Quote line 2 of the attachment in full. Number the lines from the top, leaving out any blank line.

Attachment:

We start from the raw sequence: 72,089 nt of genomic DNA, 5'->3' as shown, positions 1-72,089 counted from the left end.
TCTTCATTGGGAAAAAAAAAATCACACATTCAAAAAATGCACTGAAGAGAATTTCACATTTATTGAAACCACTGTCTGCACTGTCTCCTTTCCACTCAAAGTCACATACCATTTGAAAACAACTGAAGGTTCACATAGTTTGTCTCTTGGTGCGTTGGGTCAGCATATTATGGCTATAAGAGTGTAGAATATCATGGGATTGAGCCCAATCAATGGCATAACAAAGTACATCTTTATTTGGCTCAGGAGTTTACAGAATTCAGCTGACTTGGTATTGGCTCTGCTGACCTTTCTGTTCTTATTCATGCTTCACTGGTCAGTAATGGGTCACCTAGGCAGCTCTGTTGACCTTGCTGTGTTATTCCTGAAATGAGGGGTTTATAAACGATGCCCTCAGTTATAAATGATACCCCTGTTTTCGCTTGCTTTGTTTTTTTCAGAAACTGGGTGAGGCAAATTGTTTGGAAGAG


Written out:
TCTTCATTGGGAAAAAAAAAATCACACATTCAAAAAATGCACTGAAGAGAATTTCACATTTATTGAAACCACTGTCTGCACTGTCTCCTTTCCACTCAAAGTCACATACCATTTGAAAACAACTGAAGGTTCACATAGTTTGTCTCTTGGTGCGTTGGGTCAGCATATTATGGCTATAAGAGTGTAGAATATCATGGGATTGAGCCCAATCAATGGCATAACAAAGTACATCTTTATTTGGCTCAGGAGTTTACAGAATTCAGCTGACTTGGTATTGGCTCTGCTGACCTTTCTGTTCTTATTCATGCTTCACTGGTCAGTAATGGGTCACCTAGGCAGCTCTGTTGACCTTGCTGTGTTATTCCTGAAATGAGGGGTTTATAAACGATGCCCTCAGTTATAAATGATACCCCTGTTTTCGCTTGCTTTGTTTTTTTCAGAAACTGGGTGAGGCAAATTGTTTGGAAGAG